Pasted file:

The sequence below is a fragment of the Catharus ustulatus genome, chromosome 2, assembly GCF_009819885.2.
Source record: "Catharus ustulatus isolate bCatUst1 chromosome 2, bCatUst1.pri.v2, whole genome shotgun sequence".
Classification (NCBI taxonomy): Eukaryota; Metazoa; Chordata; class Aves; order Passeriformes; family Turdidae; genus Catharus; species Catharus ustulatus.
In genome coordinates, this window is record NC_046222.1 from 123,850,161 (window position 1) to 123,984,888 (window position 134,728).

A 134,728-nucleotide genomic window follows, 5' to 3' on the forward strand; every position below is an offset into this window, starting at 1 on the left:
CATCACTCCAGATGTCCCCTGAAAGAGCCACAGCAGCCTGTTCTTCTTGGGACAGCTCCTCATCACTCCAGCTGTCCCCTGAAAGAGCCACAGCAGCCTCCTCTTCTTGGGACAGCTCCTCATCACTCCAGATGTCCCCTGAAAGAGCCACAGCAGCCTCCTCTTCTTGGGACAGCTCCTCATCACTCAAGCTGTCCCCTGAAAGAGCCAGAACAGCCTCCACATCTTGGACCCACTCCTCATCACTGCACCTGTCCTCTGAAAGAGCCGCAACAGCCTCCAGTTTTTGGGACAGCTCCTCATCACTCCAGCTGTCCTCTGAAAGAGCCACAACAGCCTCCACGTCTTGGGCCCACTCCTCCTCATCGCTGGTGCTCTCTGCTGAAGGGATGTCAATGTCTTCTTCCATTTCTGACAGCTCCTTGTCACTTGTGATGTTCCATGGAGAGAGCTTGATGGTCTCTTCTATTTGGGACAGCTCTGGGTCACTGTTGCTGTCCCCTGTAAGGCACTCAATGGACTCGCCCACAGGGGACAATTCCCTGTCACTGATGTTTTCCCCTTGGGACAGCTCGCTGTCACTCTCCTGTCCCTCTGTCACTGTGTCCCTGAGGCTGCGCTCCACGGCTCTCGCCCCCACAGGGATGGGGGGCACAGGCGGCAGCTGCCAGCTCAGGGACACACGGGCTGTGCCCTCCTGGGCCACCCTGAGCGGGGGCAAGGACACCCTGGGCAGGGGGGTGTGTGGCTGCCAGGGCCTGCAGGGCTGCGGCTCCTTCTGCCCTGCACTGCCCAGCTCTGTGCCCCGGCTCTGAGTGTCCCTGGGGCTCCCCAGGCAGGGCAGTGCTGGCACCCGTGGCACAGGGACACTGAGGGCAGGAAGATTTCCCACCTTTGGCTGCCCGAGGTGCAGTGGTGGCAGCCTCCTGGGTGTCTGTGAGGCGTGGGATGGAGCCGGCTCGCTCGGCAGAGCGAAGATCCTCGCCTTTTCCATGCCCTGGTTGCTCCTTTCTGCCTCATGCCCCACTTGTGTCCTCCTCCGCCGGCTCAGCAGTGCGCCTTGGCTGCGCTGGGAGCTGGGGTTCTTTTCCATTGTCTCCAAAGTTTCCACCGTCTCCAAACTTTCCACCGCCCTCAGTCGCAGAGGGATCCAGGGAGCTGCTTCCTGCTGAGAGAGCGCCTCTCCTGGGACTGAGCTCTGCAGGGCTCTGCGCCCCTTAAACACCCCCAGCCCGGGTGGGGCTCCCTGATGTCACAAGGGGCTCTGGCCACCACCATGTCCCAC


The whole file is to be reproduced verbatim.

The sequence below is a fragment of the Catharus ustulatus genome, chromosome 2, assembly GCF_009819885.2.
Source record: "Catharus ustulatus isolate bCatUst1 chromosome 2, bCatUst1.pri.v2, whole genome shotgun sequence".
Classification (NCBI taxonomy): Eukaryota; Metazoa; Chordata; class Aves; order Passeriformes; family Turdidae; genus Catharus; species Catharus ustulatus.
In genome coordinates, this window is record NC_046222.1 from 123,850,161 (window position 1) to 123,984,888 (window position 134,728).

A 134,728-nucleotide genomic window follows, 5' to 3' on the forward strand; every position below is an offset into this window, starting at 1 on the left:
CATCACTCCAGATGTCCCCTGAAAGAGCCACAGCAGCCTGTTCTTCTTGGGACAGCTCCTCATCACTCCAGCTGTCCCCTGAAAGAGCCACAGCAGCCTCCTCTTCTTGGGACAGCTCCTCATCACTCCAGATGTCCCCTGAAAGAGCCACAGCAGCCTCCTCTTCTTGGGACAGCTCCTCATCACTCAAGCTGTCCCCTGAAAGAGCCAGAACAGCCTCCACATCTTGGACCCACTCCTCATCACTGCACCTGTCCTCTGAAAGAGCCGCAACAGCCTCCAGTTTTTGGGACAGCTCCTCATCACTCCAGCTGTCCTCTGAAAGAGCCACAACAGCCTCCACGTCTTGGGCCCACTCCTCCTCATCGCTGGTGCTCTCTGCTGAAGGGATGTCAATGTCTTCTTCCATTTCTGACAGCTCCTTGTCACTTGTGATGTTCCATGGAGAGAGCTTGATGGTCTCTTCTATTTGGGACAGCTCTGGGTCACTGTTGCTGTCCCCTGTAAGGCACTCAATGGACTCGCCCACAGGGGACAATTCCCTGTCACTGATGTTTTCCCCTTGGGACAGCTCGCTGTCACTCTCCTGTCCCTCTGTCACTGTGTCCCTGAGGCTGCGCTCCACGGCTCTCGCCCCCACAGGGATGGGGGGCACAGGCGGCAGCTGCCAGCTCAGGGACACACGGGCTGTGCCCTCCTGGGCCACCCTGAGCGGGGGCAAGGACACCCTGGGCAGGGGGGTGTGTGGCTGCCAGGGCCTGCAGGGCTGCGGCTCCTTCTGCCCTGCACTGCCCAGCTCTGTGCCCCGGCTCTGAGTGTCCCTGGGGCTCCCCAGGCAGGGCAGTGCTGGCACCCGTGGCACAGGGACACTGAGGGCAGGAAGATTTCCCACCTTTGGCTGCCCGAGGTGCAGTGGTGGCAGCCTCCTGGGTGTCTGTGAGGCGTGGGATGGAGCCGGCTCGCTCGGCAGAGCGAAGATCCTCGCCTTTTCCATGCCCTGGTTGCTCCTTTCTGCCTCATGCCCCACTTGTGTCCTCCTCCGCCGGCTCAGCAGTGCGCCTTGGCTGCGCTGGGAGCTGGGGTTCTTTTCCATTGTCTCCAAAGTTTCCACCGTCTCCAAACTTTCCACCGCCCTCAGTCGCAGAGGGATCCAGGGAGCTGCTTCCTGCTGAGAGAGCGCCTCTCCTGGGACTGAGCTCTGCAGGGCTCTGCGCCCCTTAAACACCCCCAGCCCGGGTGGGGCTCCCTGATGTCACAAGGGGCTCTGGCCACCACCATGTCCCAC